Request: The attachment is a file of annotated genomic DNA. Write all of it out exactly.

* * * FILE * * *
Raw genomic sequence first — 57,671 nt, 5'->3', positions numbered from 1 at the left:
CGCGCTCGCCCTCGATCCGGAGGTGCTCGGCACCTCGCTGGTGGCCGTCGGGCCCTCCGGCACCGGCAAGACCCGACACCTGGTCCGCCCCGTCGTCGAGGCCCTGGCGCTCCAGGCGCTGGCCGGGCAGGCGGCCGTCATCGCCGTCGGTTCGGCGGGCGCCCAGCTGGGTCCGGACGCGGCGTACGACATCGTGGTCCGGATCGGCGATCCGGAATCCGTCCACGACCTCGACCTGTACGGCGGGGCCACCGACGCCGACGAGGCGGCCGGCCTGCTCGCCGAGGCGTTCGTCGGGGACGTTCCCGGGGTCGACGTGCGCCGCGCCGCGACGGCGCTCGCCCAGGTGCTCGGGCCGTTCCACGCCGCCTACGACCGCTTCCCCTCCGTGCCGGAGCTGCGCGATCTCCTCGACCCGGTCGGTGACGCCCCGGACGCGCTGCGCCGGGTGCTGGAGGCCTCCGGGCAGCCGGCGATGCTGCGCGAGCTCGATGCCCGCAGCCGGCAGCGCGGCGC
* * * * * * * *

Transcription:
Raw genomic sequence first — 57,671 nt, 5'->3', positions numbered from 1 at the left:
CGCGCTCGCCCTCGATCCGGAGGTGCTCGGCACCTCGCTGGTGGCCGTCGGGCCCTCCGGCACCGGCAAGACCCGACACCTGGTCCGCCCCGTCGTCGAGGCCCTGGCGCTCCAGGCGCTGGCCGGGCAGGCGGCCGTCATCGCCGTCGGTTCGGCGGGCGCCCAGCTGGGTCCGGACGCGGCGTACGACATCGTGGTCCGGATCGGCGATCCGGAATCCGTCCACGACCTCGACCTGTACGGCGGGGCCACCGACGCCGACGAGGCGGCCGGCCTGCTCGCCGAGGCGTTCGTCGGGGACGTTCCCGGGGTCGACGTGCGCCGCGCCGCGACGGCGCTCGCCCAGGTGCTCGGGCCGTTCCACGCCGCCTACGACCGCTTCCCCTCCGTGCCGGAGCTGCGCGATCTCCTCGACCCGGTCGGTGACGCCCCGGACGCGCTGCGCCGGGTGCTGGAGGCCTCCGGGCAGCCGGCGATGCTGCGCGAGCTCGATGCCCGCAGCCGGCAGCGCGGCGC